Edgar Allan Poe’s Narrative of Arthur Gordon Pym, published in 1838, is a horrifying tale in which four shipwrecked sailors in an open boat draw lots to determine which should die so that the others can eat him to survive. The cabin boy, Richard Parker, draws the short straw and is stabbed to death.
In 1884 three Englishmen stood trial for a bizarre murder – the killing of a cabin boy. The four had survived a shipwreck in an open boat. Facing starvation, the sailors drew lots for one to be killed and eaten. The drawer of the short straw was named Richard Parker.
That real life tends to imitate fiction in this way is an eerie phenomenon recognized by collectors of anomalies, such as American Charles Fort, who attributed such coincidences to manipulation by a Cosmic Joker. In 1938, for instance, A.J. Talbot wrote Chez Boguskovsky, a comedy about a man named Boguskovsky who snatches a painting from the Louvre museum in Paris. On 15 August 1939 a man named Boguskovsky did just that.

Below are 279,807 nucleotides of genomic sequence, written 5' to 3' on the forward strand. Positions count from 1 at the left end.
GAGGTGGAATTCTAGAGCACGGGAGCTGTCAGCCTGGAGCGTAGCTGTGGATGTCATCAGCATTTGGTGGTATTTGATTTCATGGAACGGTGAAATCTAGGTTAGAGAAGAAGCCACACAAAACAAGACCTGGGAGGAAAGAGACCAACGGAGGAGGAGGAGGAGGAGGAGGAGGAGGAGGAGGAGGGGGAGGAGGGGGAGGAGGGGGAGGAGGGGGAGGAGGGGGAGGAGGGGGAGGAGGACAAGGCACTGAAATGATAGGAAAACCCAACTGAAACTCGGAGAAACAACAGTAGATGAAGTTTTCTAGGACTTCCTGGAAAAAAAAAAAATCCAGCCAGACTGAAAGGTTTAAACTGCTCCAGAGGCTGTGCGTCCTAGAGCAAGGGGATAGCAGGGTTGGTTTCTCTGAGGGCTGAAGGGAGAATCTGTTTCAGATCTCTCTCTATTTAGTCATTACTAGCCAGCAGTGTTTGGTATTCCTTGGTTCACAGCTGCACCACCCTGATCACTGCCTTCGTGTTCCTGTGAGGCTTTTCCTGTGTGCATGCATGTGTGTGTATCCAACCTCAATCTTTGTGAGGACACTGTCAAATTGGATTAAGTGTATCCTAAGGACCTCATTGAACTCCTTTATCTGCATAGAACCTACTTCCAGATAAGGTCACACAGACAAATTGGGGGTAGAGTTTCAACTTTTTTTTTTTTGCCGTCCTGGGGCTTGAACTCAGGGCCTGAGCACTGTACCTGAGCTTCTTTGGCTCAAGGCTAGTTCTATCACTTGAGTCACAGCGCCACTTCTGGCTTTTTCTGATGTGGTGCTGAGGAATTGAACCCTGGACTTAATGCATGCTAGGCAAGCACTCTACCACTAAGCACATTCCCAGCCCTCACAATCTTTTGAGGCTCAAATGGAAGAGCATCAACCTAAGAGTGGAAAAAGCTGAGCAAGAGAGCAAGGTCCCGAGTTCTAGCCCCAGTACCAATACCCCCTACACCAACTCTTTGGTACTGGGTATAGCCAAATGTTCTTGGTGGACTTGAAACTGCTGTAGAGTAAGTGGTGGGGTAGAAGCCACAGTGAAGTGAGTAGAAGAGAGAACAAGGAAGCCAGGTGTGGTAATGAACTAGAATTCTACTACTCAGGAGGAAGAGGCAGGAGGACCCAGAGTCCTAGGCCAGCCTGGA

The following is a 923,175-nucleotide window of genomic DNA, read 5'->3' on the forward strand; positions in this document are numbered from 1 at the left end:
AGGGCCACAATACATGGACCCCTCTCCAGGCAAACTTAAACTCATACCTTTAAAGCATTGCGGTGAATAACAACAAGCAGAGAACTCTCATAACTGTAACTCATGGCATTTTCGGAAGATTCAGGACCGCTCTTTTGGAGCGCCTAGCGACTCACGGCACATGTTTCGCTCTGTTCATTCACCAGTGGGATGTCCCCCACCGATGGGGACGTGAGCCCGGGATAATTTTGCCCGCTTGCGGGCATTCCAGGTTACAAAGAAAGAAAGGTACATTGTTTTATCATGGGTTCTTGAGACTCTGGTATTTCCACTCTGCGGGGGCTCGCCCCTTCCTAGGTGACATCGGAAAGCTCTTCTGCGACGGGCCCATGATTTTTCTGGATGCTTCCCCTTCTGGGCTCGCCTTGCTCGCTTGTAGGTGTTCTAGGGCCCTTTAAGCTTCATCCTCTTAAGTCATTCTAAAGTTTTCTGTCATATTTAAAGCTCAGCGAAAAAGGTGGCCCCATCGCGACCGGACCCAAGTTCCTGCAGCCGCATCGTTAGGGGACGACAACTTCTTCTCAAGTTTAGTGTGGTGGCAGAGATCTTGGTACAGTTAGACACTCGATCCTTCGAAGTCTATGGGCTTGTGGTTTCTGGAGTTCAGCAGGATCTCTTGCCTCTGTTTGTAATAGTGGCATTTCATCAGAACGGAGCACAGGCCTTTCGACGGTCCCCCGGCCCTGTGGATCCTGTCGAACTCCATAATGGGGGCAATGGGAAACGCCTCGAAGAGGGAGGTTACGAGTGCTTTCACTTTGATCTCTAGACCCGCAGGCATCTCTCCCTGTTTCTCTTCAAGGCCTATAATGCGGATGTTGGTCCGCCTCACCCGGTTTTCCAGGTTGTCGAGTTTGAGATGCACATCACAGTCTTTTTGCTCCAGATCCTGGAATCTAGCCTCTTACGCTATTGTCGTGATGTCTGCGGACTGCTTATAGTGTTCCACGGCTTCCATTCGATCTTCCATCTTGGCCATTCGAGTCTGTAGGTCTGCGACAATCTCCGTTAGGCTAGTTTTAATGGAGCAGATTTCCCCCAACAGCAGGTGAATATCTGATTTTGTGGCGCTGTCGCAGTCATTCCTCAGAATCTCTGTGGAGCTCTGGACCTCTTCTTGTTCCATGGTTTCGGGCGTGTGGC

In more recent times, friends of British actress Julie Christie experienced a tragic re-enactment of a scene from her 1973 movie Don’t Look Now. In it she played the mother of a child who drowns in a shallow pond and is found floating face down. In 1979 Jonathan and Leslie Heale, who were renting Christie’s farmhouse, found their baby son drowned and floating face down.